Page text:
March 08, 2011

Enchanted Garden Chapter One

Author’s note: This was my 2008 NaNoWriMo novel. I didn’t use a formal outline or plot, but allowed my story to be shaped by the NaNoWriMo Young Writer’s Program dare machine. This caused a few abrupt changes in plot direction, and added elements I would ordinarily not put in a book. One of the plot dares had me inserting characters from a favorite television show, and the story became fan fiction. I want to state at the outset that I don’t own all the characters in this story, and no copyright infringement is intended, this story was written only as a practice exercise, and not with any thought of commercial exploitation. Because the plot does shift more abruptly than usual, I have included the text of each dare that I used in the text of my novel. The dares are each their own paragraph, and they are bold and red. –Marie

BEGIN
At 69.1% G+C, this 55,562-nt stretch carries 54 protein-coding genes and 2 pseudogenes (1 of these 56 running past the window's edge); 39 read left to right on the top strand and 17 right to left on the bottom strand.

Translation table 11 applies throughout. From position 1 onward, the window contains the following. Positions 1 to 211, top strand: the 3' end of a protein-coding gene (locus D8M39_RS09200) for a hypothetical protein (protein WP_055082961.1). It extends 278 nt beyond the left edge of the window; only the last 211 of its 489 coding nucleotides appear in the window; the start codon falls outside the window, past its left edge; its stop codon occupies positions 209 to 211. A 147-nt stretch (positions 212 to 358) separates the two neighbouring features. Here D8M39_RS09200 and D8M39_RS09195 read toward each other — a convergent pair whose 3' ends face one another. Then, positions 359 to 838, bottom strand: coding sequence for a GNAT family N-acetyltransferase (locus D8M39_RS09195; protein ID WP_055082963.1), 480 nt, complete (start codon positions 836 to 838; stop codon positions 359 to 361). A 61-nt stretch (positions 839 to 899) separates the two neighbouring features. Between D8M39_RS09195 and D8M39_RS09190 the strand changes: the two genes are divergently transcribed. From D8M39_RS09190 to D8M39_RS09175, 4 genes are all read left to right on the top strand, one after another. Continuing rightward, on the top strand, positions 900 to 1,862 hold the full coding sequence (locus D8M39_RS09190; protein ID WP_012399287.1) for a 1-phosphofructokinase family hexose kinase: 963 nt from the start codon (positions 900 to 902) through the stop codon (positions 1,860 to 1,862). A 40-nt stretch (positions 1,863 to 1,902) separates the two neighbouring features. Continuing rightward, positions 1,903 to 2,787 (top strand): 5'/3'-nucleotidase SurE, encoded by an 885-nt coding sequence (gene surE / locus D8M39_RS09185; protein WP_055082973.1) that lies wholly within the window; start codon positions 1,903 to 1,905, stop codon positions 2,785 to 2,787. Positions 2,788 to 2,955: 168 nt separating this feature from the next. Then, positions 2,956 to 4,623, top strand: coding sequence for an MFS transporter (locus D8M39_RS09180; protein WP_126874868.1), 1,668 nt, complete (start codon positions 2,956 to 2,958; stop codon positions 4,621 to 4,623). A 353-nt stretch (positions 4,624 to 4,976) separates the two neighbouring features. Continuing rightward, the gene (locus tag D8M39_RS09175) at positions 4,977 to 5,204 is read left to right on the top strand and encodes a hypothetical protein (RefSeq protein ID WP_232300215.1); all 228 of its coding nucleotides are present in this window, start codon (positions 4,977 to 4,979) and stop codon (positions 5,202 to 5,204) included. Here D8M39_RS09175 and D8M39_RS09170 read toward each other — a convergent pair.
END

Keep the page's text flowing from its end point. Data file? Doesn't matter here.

The Enchanted Garden

Chapter One

We dare you to start the next chapter with this sentence: “Everything changed that fateful day.”

Everything changed that fateful day.

In the years to come after this particular Halloween that happened during the autumn that the trio of children Harold Porter, Dustin “Dusty” Brown, and Alexandria “Newt” Newton were thirteen, they forever after viewed life in an entirely different manner.